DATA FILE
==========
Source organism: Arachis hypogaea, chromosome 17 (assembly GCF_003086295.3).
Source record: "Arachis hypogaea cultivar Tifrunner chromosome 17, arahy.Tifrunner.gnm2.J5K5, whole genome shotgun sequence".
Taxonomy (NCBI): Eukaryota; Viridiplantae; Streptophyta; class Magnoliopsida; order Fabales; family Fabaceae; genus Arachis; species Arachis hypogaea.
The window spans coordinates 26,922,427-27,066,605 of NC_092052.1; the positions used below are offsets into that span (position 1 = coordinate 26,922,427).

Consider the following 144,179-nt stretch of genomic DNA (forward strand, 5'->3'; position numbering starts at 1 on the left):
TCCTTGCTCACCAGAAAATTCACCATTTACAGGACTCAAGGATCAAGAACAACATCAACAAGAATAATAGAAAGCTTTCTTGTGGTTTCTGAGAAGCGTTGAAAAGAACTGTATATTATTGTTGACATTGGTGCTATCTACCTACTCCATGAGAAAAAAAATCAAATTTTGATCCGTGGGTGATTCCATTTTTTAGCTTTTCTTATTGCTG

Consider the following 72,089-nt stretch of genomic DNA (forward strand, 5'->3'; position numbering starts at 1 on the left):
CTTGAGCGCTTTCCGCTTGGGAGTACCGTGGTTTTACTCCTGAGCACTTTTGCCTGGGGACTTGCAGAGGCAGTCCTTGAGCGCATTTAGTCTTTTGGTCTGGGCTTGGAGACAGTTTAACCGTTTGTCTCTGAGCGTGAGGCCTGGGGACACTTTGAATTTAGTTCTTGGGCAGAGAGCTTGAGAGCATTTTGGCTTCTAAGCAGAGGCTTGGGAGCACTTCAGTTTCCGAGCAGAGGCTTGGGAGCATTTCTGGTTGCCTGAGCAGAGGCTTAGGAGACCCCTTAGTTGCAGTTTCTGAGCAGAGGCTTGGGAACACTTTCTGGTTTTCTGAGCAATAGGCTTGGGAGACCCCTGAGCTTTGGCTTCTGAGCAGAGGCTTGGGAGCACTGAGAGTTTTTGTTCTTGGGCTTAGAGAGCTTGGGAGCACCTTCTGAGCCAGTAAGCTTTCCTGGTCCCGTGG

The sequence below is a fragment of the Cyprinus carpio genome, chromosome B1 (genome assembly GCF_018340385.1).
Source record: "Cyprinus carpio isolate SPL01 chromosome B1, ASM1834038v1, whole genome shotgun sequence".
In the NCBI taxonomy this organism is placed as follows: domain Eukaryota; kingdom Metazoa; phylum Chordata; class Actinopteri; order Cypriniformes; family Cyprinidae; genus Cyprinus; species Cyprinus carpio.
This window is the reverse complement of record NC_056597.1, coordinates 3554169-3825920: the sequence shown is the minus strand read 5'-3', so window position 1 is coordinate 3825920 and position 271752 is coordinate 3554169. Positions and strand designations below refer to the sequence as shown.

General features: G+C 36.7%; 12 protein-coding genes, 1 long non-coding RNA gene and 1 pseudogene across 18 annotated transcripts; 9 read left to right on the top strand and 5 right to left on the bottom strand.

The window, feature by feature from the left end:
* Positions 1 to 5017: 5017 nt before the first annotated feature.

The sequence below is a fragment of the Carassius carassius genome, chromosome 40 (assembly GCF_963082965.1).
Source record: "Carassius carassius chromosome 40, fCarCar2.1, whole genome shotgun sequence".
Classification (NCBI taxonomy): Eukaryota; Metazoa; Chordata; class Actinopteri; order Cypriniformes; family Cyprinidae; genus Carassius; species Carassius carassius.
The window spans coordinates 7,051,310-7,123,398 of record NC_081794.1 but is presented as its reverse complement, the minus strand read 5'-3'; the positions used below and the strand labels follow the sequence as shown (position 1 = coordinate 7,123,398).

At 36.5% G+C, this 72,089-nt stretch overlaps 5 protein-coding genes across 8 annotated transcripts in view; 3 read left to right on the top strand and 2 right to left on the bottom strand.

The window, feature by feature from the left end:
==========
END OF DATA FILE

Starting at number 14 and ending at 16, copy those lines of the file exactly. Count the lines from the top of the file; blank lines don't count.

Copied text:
The window, feature by feature from the left end:
* Positions 1 to 5017: 5017 nt before the first annotated feature.

The sequence below is a fragment of the Carassius carassius genome, chromosome 40 (assembly GCF_963082965.1).